Her new place, Hija de Sanchez Cantina, is located beyond the center of Copenhagen, way past the statue of the Little Mermaid, in the sprawling Nordhavn development, which is still very much a work in progress. She says Cantina—which is larger than the Vesterbro restaurant—can accommodate 65 diners, but Covid rules have limited that to 55. “It is always a risk to open a restaurant,” says Sanchez, but the virus “is upsetting everything.” Her first restaurant now opens at 5 p.m. to try to make up for the early closing time, “but no one is there,” she says.

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Sanchez
Photographer: Ditte Isager

Danish civic discipline has kept local infection rates relatively low—on Oct. 15 the total daily infections for the country were 430, though that was still much higher than its summer lows. However, the surge in the rest of the continent has kept tourists out—and Copenhagen’s top restaurants depend on foreign foodies. Sanchez remains upbeat, though. Her first restaurant and two takeaway taquerias have made her many Danish fans. “I am so happy to see a lot of locals come,” says the chef, who is Chicago-born of Mexican descent. “We are busy at weekends because we have seen huge support of locals.”

In other parts of Europe, however, even local support is being suffocated by the fresh restrictions. In Spain, daily cases were at more than 13,000 in early October, compared with below 200 in mid-June; and on Oct. 14 the Catalonia autonomous region announced that all bars and restaurants would completely close for 15 straight days. Local and foreign customers had already dried up. In mid-September in Barcelona, the Barri Adria group of restaurants—run by Albert Adrià, whose brother Ferran was chef of El Bulli, the mecca of molecular gastronomy on the Costa Brava—said it was temporarily closing. One restaurant insider doesn’t expect the Spanish industry—already hobbled by previous restrictions—to start to recover till 2022.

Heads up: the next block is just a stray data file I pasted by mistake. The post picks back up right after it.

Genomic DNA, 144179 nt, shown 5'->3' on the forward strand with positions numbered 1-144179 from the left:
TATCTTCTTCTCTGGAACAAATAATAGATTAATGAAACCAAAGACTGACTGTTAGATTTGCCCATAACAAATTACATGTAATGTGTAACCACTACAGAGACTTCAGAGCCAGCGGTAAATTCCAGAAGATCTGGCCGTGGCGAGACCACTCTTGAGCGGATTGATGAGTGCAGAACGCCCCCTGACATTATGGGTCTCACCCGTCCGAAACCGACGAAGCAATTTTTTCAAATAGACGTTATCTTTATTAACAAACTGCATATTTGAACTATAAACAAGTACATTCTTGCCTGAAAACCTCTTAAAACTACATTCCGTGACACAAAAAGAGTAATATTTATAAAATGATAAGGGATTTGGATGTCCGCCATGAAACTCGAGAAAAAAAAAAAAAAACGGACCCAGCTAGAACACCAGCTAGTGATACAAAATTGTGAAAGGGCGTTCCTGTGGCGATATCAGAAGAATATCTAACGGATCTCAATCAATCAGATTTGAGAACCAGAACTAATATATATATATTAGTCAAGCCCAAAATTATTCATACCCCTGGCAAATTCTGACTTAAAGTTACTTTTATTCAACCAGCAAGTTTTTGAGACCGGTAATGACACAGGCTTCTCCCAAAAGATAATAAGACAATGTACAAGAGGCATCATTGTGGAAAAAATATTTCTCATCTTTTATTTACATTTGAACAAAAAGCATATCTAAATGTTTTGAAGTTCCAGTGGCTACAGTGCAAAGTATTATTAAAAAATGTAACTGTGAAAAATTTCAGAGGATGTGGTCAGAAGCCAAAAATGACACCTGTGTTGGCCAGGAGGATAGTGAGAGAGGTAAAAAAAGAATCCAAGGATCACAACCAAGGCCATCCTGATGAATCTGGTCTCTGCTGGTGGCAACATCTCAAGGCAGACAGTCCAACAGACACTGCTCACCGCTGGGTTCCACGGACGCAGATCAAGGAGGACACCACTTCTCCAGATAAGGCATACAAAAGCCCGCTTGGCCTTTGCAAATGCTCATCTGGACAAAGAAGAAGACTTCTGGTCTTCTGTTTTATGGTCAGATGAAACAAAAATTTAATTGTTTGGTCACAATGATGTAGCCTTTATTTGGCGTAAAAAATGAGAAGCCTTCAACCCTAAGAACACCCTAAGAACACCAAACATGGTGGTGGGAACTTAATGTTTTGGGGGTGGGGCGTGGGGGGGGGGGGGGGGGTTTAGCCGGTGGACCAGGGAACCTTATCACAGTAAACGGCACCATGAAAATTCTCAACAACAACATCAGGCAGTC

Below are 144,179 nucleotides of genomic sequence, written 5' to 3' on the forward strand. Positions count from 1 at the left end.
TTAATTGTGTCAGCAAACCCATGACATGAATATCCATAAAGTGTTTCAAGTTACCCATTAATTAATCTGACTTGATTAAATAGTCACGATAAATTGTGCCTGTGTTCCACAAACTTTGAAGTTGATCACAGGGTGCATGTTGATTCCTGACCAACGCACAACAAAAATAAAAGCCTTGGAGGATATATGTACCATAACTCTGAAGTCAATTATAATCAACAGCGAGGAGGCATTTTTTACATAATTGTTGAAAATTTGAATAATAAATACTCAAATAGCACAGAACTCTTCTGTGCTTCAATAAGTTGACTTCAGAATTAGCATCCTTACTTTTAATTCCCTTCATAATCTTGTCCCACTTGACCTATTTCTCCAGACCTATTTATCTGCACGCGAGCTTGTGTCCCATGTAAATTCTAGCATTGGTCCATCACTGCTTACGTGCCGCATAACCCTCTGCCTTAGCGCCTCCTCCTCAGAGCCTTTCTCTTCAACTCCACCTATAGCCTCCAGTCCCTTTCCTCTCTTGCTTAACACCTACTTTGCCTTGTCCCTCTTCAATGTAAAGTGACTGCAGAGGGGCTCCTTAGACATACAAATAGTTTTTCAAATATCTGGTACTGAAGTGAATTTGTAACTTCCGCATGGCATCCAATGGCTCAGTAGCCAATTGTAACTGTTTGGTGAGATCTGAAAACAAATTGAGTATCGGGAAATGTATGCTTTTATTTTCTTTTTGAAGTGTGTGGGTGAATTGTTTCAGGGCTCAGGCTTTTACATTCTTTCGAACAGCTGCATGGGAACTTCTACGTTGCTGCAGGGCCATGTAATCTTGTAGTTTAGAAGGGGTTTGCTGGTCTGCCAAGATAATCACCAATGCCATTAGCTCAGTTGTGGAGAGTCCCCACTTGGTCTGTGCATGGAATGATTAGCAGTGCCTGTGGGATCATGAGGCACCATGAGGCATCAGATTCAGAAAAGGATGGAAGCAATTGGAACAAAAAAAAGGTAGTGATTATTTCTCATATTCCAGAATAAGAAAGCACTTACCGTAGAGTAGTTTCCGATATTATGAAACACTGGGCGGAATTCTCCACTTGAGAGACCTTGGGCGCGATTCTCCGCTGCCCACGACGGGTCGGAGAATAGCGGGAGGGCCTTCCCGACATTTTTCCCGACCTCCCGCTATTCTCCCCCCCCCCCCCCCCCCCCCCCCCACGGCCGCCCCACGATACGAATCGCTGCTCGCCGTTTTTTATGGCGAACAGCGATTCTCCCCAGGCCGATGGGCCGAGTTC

“We can’t do what we do best,” says McHale of Clove Club. But he puts the industry’s travails in perspective. “I see chefs saying that restaurants have been hung out to dry and got a raw deal. But hairdressers, musicians, people who plan events, nightclubs, organized sports, theaters feel exactly the same. We are in businesses that are social; we realize their fragility when people have to stop seeing each other.”

Preparing for Cantina’s opening in Nordhavn, Sanchez is staying positive. Recently married, she likes the idea of being home earlier. But she’s also trying to be inspired by something a friend—Alex Stupak, who runs high-end Mexican restaurants in New York—told her: “Beyoncé has the same number of hours in the day as you do.” Says Sanchez, “You can always really push your boundaries and use the most out of your day to get a lot of stuff done.”